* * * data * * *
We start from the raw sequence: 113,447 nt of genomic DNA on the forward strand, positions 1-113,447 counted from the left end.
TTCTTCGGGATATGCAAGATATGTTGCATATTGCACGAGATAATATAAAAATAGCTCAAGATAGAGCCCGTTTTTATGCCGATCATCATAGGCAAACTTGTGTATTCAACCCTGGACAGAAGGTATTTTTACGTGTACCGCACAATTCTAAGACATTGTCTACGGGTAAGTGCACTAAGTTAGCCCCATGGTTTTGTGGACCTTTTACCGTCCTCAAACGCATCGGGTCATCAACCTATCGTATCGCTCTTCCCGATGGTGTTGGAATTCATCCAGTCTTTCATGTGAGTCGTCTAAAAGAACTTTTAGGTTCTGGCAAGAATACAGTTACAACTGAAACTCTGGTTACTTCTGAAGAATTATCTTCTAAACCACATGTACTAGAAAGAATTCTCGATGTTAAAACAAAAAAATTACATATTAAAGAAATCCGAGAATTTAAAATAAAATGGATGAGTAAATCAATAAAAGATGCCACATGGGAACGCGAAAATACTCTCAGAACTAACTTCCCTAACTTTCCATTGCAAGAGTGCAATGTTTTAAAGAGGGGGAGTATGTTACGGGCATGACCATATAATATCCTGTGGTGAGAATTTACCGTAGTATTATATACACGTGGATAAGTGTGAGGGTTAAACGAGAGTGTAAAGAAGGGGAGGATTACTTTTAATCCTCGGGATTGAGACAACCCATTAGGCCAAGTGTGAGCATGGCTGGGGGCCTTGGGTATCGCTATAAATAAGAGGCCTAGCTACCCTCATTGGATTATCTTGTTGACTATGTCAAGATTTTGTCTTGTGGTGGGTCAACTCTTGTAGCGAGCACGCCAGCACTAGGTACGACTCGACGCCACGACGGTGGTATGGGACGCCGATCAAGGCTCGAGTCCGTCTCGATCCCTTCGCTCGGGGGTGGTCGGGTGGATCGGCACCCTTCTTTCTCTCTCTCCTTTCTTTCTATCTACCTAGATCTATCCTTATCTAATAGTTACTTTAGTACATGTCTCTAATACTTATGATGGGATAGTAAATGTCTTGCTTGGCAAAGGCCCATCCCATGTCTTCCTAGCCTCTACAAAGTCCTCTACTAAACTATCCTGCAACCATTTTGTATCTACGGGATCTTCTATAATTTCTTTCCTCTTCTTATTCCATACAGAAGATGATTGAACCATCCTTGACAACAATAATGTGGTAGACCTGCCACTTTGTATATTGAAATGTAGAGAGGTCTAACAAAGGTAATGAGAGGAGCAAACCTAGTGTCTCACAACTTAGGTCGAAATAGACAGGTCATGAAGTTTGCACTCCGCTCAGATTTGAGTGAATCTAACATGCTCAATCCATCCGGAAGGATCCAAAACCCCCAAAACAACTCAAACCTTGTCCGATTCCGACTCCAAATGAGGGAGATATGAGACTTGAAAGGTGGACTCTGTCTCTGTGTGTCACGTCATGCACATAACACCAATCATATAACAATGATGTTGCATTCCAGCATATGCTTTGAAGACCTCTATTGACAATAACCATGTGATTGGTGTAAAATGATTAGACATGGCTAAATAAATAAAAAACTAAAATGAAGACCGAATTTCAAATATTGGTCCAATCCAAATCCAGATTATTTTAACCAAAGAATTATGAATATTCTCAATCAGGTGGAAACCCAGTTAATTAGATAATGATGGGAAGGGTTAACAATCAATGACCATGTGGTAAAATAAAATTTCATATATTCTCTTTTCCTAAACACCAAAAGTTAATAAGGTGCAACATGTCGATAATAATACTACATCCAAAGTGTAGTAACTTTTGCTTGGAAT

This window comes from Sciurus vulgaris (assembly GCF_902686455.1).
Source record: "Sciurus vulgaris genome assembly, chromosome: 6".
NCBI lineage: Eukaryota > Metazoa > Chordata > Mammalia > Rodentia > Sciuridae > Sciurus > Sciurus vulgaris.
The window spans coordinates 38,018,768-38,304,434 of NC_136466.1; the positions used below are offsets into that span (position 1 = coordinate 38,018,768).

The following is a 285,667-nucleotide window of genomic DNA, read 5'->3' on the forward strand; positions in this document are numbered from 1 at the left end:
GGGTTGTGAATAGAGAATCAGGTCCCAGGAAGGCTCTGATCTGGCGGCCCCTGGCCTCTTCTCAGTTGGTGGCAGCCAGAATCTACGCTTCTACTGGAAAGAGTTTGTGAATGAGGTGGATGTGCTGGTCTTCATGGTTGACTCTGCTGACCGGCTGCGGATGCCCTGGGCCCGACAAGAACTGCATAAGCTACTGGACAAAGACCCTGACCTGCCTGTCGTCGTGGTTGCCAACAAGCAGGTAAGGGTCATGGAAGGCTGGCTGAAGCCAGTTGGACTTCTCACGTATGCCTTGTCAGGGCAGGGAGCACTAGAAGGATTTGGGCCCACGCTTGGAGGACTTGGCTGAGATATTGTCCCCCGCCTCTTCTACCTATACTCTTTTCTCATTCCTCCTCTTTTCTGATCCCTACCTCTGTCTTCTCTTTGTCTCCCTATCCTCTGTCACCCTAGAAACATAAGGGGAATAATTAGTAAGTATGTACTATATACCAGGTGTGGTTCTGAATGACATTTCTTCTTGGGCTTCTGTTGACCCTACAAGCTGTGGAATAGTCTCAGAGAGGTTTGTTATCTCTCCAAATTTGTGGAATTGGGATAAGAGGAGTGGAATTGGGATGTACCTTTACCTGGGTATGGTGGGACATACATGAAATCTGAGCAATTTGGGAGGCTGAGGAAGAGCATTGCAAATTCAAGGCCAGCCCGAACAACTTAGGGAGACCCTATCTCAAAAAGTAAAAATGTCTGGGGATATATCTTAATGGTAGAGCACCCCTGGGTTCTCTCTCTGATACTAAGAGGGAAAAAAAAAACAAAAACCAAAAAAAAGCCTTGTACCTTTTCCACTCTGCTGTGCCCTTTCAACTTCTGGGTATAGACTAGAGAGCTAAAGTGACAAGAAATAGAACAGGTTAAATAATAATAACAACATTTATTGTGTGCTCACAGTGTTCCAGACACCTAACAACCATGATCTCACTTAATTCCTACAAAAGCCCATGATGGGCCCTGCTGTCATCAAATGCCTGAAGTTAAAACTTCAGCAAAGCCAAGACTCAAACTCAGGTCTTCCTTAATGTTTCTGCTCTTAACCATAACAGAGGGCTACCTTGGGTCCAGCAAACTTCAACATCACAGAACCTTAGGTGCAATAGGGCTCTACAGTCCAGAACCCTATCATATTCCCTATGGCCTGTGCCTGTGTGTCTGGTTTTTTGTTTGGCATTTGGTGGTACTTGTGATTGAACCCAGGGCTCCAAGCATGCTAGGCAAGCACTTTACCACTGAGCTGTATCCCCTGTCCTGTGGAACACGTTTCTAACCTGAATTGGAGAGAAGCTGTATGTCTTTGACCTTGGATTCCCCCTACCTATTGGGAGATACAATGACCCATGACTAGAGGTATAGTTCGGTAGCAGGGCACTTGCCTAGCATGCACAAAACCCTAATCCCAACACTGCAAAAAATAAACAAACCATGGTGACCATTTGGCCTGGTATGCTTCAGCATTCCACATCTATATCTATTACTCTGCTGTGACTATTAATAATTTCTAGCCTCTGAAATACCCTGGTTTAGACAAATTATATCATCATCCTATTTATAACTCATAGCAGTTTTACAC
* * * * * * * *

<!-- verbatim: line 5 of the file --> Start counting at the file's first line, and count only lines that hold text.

NCBI lineage: Eukaryota > Metazoa > Chordata > Mammalia > Rodentia > Sciuridae > Sciurus > Sciurus vulgaris.